Heatstroke is a condition where the entire body overheats due to prolonged exposure to high temperatures. Sunstroke is caused by exposure to direct sunlight, and occurs as the result of heat concentration inside the brain.
Heatstroke and sunstroke occur when dogs cannot sufficiently cool their body. In many cases they are unable to achieve an optimal body temperature by sweating only, as dogs themselves only have a limited number of sweat glands to begin with. Both heat stroke and sunstroke show similar symptoms. As body temperature begins to rise, the dog starts to pant, and holds his mouth open while extending his tongue in order to enhance the cooling process. While panting, the respiratory rate increases greatly and breathing becomes shallow. In addition to respiratory changes, natural instincts lead dogs to seek out cool surfaces, to lick his coat and find water. Along with the above-mentioned high respiratory rate, rapid pulse, sunstroke and/or heatstroke may especially cause mucous membranes to become pale, lead to vomiting, apparent behavior changes or cramping fits. An elevated body temperature is dangerous because it causes severe circulatory distress. Blood is moved towards the peripheral parts of the body in order to be cooled. Unfortunately, this cooling strategy leads to a decreased supply of blood to the vital organs, and in severe cases results in shock and can possibly cause death. Old age, physical exercise, mental and physical excitement, obesity, and a dense coat of hair, are some other predisposing factors for the condition. Please take note there is an additional risk of heatstroke when dogs are locked inside a room or a car. In a situation where a dog is locked in a car, they are deprived of their natural cooling strategies, and there is a greater risk that body temperature will rise to critical levels.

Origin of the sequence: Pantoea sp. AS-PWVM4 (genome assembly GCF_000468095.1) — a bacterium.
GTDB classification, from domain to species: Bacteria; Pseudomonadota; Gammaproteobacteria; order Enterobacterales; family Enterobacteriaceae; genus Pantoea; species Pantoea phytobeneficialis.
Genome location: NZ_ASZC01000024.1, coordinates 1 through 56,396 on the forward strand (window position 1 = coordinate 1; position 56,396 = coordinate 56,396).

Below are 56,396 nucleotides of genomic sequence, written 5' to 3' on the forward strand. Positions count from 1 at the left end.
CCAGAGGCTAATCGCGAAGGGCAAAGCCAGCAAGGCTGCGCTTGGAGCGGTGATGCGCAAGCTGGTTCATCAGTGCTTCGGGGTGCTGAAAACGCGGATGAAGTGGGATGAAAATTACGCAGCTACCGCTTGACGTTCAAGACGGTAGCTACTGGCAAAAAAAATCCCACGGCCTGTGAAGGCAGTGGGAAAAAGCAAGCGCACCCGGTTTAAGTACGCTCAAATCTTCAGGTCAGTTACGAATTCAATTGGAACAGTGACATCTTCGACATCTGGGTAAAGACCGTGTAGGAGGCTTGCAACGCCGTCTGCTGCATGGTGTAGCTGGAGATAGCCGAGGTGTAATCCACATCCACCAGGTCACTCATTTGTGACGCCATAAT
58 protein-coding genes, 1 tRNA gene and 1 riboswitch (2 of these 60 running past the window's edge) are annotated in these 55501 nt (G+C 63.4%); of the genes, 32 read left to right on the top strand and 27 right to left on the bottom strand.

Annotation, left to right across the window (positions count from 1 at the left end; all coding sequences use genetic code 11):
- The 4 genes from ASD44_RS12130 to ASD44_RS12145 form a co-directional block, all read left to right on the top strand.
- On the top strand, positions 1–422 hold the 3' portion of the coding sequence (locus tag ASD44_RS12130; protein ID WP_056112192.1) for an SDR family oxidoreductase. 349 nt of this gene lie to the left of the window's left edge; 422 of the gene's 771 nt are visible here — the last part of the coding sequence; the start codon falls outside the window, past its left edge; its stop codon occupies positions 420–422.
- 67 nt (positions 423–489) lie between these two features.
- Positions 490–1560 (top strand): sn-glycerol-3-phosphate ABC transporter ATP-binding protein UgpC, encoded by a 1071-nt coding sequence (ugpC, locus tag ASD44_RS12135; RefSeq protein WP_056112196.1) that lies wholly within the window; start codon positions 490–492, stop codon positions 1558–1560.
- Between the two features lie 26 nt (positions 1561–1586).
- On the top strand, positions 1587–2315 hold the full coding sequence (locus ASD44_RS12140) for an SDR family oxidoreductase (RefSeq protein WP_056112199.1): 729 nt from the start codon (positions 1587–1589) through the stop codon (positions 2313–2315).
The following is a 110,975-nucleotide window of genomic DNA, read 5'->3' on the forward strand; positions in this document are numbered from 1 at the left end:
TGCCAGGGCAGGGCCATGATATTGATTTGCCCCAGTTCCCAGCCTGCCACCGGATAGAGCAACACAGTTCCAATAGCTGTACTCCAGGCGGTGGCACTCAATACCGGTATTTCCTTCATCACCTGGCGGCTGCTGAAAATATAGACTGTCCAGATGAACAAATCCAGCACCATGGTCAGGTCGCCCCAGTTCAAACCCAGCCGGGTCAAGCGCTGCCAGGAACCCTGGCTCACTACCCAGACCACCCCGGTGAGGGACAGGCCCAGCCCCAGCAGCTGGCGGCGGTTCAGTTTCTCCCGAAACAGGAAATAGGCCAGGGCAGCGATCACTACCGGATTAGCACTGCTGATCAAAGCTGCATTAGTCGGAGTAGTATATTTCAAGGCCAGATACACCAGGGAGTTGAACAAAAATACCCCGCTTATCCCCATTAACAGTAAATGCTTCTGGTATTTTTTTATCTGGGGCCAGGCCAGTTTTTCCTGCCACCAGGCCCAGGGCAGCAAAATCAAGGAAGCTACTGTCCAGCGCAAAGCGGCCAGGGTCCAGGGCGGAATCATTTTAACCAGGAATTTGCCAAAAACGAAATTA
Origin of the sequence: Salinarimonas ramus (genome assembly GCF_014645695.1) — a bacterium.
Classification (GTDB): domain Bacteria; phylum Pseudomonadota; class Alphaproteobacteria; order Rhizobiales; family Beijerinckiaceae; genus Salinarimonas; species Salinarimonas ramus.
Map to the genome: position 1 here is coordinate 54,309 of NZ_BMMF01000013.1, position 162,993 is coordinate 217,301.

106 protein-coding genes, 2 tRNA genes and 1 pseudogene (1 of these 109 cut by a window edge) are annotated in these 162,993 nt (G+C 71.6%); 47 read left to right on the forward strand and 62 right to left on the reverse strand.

Dogs are very sensitive to heat, as they can only expel body heat through a small number of sweat glands located in the pads and the tip of the nose. Sunstroke is caused by intensive sunlight onto the head and the neck, which causes heat to accumulate inside the skull. Transport of blood is impaired, especially to the brain, which may in severe cases result in a brain hemorrhage. In contrast, heatstroke describes overheating of the whole body and can occur, even if the dog is exposed to direct sunlight. The body is not capable of removing excessive body heat within a short period of time. Leaving a dog inside a locked car during summer heat is often the cause of heatstroke. Slightly lowered windows are not providing sufficient ventilation.
In very acute cases the dog will need immediate medical attention and intravenous fluid, as the condition may become life-threatening.
If symptoms are severe, you are looking at a clinical emergency. In that case the dog should be referred immediately to a veterinary practice or a clinic.